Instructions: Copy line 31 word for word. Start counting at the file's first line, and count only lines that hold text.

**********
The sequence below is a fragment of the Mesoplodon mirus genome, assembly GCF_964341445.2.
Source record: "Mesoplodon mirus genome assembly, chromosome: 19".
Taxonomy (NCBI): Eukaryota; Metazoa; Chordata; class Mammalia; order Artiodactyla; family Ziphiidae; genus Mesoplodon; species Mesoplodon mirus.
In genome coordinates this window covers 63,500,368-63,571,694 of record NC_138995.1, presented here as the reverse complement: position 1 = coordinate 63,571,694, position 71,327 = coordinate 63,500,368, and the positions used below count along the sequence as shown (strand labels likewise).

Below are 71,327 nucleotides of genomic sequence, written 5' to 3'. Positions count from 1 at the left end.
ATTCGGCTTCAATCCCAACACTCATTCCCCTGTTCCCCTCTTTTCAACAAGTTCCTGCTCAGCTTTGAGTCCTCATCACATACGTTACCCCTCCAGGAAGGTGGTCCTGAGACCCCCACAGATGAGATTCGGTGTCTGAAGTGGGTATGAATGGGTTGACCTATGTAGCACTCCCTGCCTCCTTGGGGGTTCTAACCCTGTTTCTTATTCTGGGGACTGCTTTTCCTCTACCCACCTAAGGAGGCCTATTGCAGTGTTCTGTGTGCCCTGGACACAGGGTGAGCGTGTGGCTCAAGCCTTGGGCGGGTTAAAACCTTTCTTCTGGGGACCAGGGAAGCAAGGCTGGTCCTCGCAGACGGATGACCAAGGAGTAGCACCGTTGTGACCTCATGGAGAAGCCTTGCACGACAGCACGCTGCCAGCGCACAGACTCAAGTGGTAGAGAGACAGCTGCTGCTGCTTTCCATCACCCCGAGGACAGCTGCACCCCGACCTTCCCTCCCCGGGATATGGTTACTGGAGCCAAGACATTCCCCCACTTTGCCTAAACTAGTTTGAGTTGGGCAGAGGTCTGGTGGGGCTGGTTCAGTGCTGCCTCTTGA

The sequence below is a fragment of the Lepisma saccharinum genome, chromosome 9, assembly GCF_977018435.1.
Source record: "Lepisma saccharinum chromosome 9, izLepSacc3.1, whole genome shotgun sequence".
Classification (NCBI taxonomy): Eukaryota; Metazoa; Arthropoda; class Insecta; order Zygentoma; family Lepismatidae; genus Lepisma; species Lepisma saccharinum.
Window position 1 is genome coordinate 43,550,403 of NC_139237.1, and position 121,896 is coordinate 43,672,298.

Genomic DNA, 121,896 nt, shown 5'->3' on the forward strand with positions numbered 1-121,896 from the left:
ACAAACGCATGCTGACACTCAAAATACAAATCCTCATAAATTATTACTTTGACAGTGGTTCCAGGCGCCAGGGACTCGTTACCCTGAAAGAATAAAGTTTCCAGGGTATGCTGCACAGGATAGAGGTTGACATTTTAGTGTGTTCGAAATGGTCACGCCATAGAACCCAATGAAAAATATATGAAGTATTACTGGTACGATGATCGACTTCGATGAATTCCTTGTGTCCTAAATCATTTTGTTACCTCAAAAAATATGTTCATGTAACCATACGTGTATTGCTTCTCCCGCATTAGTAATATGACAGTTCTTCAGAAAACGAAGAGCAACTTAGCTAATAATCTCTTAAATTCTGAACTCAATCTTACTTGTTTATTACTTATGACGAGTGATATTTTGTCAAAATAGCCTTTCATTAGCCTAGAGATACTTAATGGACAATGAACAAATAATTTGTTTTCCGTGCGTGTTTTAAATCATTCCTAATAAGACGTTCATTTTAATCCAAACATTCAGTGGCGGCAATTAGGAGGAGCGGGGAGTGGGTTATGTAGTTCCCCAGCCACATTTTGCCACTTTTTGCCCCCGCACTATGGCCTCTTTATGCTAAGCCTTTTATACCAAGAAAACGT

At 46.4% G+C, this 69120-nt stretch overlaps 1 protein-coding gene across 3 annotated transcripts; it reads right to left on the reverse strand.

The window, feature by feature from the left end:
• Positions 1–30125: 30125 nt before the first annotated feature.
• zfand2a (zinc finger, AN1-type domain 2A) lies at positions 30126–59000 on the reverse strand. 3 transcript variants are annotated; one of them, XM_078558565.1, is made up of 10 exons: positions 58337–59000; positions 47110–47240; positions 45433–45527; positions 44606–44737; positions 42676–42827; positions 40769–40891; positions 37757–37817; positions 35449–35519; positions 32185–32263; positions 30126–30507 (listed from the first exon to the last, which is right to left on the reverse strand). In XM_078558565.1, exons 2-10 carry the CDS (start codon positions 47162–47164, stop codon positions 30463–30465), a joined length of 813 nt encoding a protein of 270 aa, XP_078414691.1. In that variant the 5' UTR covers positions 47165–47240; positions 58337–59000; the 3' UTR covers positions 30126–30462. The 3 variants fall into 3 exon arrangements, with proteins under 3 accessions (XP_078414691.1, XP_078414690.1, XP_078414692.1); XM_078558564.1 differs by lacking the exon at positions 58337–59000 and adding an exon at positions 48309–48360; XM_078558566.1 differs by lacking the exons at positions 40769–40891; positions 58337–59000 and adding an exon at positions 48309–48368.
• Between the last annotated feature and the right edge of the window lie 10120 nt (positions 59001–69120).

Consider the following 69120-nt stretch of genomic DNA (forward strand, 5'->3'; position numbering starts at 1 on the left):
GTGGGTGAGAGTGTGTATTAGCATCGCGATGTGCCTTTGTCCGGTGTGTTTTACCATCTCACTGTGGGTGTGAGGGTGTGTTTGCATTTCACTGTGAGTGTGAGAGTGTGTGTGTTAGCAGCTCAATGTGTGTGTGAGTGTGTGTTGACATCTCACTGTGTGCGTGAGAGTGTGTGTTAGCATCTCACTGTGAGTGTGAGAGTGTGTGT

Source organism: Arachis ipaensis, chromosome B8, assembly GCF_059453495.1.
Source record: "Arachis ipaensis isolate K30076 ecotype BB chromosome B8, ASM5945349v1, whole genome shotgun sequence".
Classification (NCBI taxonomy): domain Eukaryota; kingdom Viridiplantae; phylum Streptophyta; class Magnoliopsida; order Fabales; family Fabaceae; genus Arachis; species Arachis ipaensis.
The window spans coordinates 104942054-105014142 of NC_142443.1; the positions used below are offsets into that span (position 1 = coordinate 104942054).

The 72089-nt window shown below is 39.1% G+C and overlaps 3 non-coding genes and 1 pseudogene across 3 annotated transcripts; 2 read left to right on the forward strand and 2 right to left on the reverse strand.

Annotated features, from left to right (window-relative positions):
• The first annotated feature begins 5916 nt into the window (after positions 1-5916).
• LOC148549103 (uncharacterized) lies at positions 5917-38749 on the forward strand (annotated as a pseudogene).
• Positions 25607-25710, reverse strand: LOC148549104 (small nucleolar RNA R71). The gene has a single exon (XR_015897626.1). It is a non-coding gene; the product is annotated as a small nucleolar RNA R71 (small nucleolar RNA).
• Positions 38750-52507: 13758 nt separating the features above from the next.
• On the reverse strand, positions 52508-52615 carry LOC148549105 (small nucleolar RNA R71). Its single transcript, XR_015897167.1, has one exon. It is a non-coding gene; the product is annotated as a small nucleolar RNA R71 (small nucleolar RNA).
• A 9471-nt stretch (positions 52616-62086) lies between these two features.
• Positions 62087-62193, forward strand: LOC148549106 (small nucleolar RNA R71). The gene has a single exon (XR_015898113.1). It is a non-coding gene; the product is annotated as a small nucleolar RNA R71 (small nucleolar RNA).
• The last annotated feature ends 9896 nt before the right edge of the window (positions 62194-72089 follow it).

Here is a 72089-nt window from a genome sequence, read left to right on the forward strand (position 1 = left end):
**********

• A 9471-nt stretch (positions 52616-62086) lies between these two features.